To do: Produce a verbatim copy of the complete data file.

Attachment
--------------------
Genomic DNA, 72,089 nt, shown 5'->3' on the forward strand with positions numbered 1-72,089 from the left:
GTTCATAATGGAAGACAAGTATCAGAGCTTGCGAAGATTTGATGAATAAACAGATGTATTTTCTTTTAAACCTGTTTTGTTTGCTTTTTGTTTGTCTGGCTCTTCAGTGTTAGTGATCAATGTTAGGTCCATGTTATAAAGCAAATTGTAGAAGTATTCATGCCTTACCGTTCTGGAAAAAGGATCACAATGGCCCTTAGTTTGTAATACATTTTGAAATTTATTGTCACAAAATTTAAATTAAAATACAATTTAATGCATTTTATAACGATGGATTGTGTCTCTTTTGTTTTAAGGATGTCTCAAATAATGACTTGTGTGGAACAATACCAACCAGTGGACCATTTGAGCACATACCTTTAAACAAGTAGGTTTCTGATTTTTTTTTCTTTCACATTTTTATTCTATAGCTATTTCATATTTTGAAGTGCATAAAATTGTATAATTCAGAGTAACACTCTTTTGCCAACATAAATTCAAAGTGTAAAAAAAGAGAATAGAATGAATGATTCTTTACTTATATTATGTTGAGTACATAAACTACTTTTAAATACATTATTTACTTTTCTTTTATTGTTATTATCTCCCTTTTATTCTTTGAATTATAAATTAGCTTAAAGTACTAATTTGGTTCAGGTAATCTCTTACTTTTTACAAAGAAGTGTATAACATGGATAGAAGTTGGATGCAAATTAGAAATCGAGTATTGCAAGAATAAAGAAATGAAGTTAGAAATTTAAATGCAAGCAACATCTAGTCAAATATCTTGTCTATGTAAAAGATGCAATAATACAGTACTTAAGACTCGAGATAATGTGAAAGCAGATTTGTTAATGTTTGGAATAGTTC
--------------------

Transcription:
Genomic DNA, 72,089 nt, shown 5'->3' on the forward strand with positions numbered 1-72,089 from the left:
GTTCATAATGGAAGACAAGTATCAGAGCTTGCGAAGATTTGATGAATAAACAGATGTATTTTCTTTTAAACCTGTTTTGTTTGCTTTTTGTTTGTCTGGCTCTTCAGTGTTAGTGATCAATGTTAGGTCCATGTTATAAAGCAAATTGTAGAAGTATTCATGCCTTACCGTTCTGGAAAAAGGATCACAATGGCCCTTAGTTTGTAATACATTTTGAAATTTATTGTCACAAAATTTAAATTAAAATACAATTTAATGCATTTTATAACGATGGATTGTGTCTCTTTTGTTTTAAGGATGTCTCAAATAATGACTTGTGTGGAACAATACCAACCAGTGGACCATTTGAGCACATACCTTTAAACAAGTAGGTTTCTGATTTTTTTTTCTTTCACATTTTTATTCTATAGCTATTTCATATTTTGAAGTGCATAAAATTGTATAATTCAGAGTAACACTCTTTTGCCAACATAAATTCAAAGTGTAAAAAAAGAGAATAGAATGAATGATTCTTTACTTATATTATGTTGAGTACATAAACTACTTTTAAATACATTATTTACTTTTCTTTTATTGTTATTATCTCCCTTTTATTCTTTGAATTATAAATTAGCTTAAAGTACTAATTTGGTTCAGGTAATCTCTTACTTTTTACAAAGAAGTGTATAACATGGATAGAAGTTGGATGCAAATTAGAAATCGAGTATTGCAAGAATAAAGAAATGAAGTTAGAAATTTAAATGCAAGCAACATCTAGTCAAATATCTTGTCTATGTAAAAGATGCAATAATACAGTACTTAAGACTCGAGATAATGTGAAAGCAGATTTGTTAATGTTTGGAATAGTTC